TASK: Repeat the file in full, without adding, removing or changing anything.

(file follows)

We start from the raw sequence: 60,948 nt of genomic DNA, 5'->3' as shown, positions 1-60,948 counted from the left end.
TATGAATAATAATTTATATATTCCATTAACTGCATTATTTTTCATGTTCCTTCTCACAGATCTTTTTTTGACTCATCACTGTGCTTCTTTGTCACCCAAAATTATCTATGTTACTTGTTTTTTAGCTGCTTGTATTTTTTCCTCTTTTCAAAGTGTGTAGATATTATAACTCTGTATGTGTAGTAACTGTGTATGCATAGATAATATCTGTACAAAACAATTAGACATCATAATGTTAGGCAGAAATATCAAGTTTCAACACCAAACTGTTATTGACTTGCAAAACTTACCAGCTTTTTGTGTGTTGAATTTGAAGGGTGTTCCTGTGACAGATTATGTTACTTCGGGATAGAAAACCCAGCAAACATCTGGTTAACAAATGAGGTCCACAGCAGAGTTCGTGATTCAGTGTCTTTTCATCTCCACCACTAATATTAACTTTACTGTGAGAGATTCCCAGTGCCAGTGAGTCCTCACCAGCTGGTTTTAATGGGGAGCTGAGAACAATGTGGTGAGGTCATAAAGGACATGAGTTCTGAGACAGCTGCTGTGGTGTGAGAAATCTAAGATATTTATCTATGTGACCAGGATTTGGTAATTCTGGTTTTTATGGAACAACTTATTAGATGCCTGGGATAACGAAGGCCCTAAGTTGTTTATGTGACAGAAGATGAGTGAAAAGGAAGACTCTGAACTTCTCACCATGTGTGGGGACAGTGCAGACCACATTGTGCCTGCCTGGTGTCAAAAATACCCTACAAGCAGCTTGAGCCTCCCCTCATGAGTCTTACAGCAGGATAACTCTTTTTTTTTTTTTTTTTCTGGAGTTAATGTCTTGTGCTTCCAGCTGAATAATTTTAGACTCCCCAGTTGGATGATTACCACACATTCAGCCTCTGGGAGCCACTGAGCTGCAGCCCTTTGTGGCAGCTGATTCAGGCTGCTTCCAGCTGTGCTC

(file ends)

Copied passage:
We start from the raw sequence: 60,948 nt of genomic DNA, 5'->3' as shown, positions 1-60,948 counted from the left end.
TATGAATAATAATTTATATATTCCATTAACTGCATTATTTTTCATGTTCCTTCTCACAGATCTTTTTTTGACTCATCACTGTGCTTCTTTGTCACCCAAAATTATCTATGTTACTTGTTTTTTAGCTGCTTGTATTTTTTCCTCTTTTCAAAGTGTGTAGATATTATAACTCTGTATGTGTAGTAACTGTGTATGCATAGATAATATCTGTACAAAACAATTAGACATCATAATGTTAGGCAGAAATATCAAGTTTCAACACCAAACTGTTATTGACTTGCAAAACTTACCAGCTTTTTGTGTGTTGAATTTGAAGGGTGTTCCTGTGACAGATTATGTTACTTCGGGATAGAAAACCCAGCAAACATCTGGTTAACAAATGAGGTCCACAGCAGAGTTCGTGATTCAGTGTCTTTTCATCTCCACCACTAATATTAACTTTACTGTGAGAGATTCCCAGTGCCAGTGAGTCCTCACCAGCTGGTTTTAATGGGGAGCTGAGAACAATGTGGTGAGGTCATAAAGGACATGAGTTCTGAGACAGCTGCTGTGGTGTGAGAAATCTAAGATATTTATCTATGTGACCAGGATTTGGTAATTCTGGTTTTTATGGAACAACTTATTAGATGCCTGGGATAACGAAGGCCCTAAGTTGTTTATGTGACAGAAGATGAGTGAAAAGGAAGACTCTGAACTTCTCACCATGTGTGGGGACAGTGCAGACCACATTGTGCCTGCCTGGTGTCAAAAATACCCTACAAGCAGCTTGAGCCTCCCCTCATGAGTCTTACAGCAGGATAACTCTTTTTTTTTTTTTTTTTCTGGAGTTAATGTCTTGTGCTTCCAGCTGAATAATTTTAGACTCCCCAGTTGGATGATTACCACACATTCAGCCTCTGGGAGCCACTGAGCTGCAGCCCTTTGTGGCAGCTGATTCAGGCTGCTTCCAGCTGTGCTC